Why price is not the main thing
A true story.
Jim put his price up by considerable amount and no one even blinked.
I’m trying to persuade you (of course) that you can put your price up and you won’t go broke. You can still win jobs and you won’t end up on the streets with not being able to pay out your wages. I think it’s important and it’s possible and I think you should be trying it.
I’ve talked and written about how you compare to others and how it’s good to get your head around whether you’re too cheap or not. I’ve talked about how you need margins to look after your business and if you don’t have them fat enough, things go about a bit crap and awful.
I’ve said it’s about having confidence and I stand by that. If you’re confident, it’s easier to put your price up.
If you’re not confident, it’s terrifying isn’t it?
You’ve got to pull up your margins and you better not blink.
So here’s a story about my client Jim.
I have been coaching him for couple of months. He runs a successful building company. They do great work. They’re proud of the work they do and they run multiple jobs at once. They’re turning over a few million dollars and he was charging about $50 an hour with a 10% margin. We agreed that we thought that was too thin and too small. We’ve put the price up to $55 an hour with a 20% margin and they just secured $650,000 worth of projects at the new rate almost instantly, after three to four weeks. And guess what…The client (the developer) didn’t even blink.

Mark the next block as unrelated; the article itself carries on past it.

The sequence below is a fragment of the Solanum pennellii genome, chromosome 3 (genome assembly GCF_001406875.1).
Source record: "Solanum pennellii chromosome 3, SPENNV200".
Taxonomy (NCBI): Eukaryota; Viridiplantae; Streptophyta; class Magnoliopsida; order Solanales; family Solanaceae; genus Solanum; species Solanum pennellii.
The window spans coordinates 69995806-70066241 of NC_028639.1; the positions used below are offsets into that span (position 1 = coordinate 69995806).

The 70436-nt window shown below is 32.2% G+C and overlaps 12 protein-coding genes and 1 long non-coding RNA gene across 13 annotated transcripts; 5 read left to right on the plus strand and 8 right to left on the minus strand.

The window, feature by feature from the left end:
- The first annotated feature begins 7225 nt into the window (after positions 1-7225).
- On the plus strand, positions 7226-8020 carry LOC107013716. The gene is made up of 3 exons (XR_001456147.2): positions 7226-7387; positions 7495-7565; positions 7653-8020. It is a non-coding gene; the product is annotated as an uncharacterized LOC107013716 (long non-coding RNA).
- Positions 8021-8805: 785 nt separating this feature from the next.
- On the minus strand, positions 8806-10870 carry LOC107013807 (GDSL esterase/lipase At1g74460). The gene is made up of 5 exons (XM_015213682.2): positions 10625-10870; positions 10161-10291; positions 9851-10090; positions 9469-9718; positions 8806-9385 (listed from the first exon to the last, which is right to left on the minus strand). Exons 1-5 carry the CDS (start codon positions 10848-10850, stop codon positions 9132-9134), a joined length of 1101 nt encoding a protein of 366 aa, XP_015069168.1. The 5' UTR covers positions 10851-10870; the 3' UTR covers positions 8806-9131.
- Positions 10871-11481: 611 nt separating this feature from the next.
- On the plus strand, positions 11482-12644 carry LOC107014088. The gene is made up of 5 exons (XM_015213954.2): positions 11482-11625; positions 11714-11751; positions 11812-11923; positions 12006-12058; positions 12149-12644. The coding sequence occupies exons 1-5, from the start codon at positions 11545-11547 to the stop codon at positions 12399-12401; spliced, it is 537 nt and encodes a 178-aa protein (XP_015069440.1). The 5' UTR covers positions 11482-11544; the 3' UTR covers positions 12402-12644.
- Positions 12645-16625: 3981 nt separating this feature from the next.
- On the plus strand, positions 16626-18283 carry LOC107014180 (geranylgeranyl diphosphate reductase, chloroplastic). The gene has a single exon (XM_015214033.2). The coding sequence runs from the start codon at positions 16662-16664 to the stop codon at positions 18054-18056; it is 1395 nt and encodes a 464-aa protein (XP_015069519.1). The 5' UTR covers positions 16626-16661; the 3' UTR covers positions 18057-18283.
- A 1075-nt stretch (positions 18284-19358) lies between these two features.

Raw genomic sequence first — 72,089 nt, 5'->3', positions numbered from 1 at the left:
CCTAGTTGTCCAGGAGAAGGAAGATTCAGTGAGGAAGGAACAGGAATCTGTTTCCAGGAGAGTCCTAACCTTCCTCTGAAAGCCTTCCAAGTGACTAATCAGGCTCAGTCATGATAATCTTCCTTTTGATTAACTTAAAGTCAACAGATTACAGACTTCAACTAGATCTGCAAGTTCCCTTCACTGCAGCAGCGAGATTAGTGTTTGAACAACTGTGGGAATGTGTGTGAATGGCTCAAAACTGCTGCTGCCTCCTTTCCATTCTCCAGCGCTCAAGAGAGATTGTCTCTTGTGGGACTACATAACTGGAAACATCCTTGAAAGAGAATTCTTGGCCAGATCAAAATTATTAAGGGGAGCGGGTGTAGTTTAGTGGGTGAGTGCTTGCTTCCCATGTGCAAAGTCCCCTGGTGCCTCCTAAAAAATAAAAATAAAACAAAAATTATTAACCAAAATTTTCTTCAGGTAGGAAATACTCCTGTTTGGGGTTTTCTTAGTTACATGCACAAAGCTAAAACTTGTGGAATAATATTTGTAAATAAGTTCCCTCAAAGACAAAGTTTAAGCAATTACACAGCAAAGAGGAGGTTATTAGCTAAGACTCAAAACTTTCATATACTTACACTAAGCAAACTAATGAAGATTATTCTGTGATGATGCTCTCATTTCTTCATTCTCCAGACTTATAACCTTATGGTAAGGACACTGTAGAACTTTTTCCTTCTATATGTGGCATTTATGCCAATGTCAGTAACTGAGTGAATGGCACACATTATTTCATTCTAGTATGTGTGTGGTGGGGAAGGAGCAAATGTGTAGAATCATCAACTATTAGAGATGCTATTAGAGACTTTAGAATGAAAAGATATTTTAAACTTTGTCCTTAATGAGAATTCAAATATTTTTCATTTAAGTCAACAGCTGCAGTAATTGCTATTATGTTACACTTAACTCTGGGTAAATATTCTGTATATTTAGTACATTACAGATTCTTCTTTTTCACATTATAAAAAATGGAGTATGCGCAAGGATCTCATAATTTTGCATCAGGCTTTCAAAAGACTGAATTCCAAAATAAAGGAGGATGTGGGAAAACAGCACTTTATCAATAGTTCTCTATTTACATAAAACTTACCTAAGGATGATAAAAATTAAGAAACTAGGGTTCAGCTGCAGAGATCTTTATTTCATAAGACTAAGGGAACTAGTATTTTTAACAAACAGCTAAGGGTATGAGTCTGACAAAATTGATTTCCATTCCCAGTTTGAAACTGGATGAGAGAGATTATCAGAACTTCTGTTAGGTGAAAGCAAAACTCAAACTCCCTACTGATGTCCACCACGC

I’m telling you it’s not just about the money.
Jim now has an extra $60,000 to $100,000 in additional bottom line margin from that project just because they put their price up. And because their customer still thought it was fair.
So I’m telling you, you can!
This was a hefty job, it was probably terrifying for him but you can do it. The customer didn’t seem to mind because it’s not just about the money.
Other things are important when you’re working with your customers – whether they’re developers or whether they’re homeowners or whether they’re other builders or other tradies.
The money is important but the risk is important. People have a lot riding on the project, the developer has a lot riding on the success of this project.
If a project goes wrong you would be in a tight spot. It’s a big expense for builders like you. So it’s not just price, risk is important too. If you point out to these people how you can make their project less risky, price become less of a factor.
I go into more detail about in the workshop I run. Book by pressing that button down and I’ll see you up here in Byron to dig a bit more deeply into this.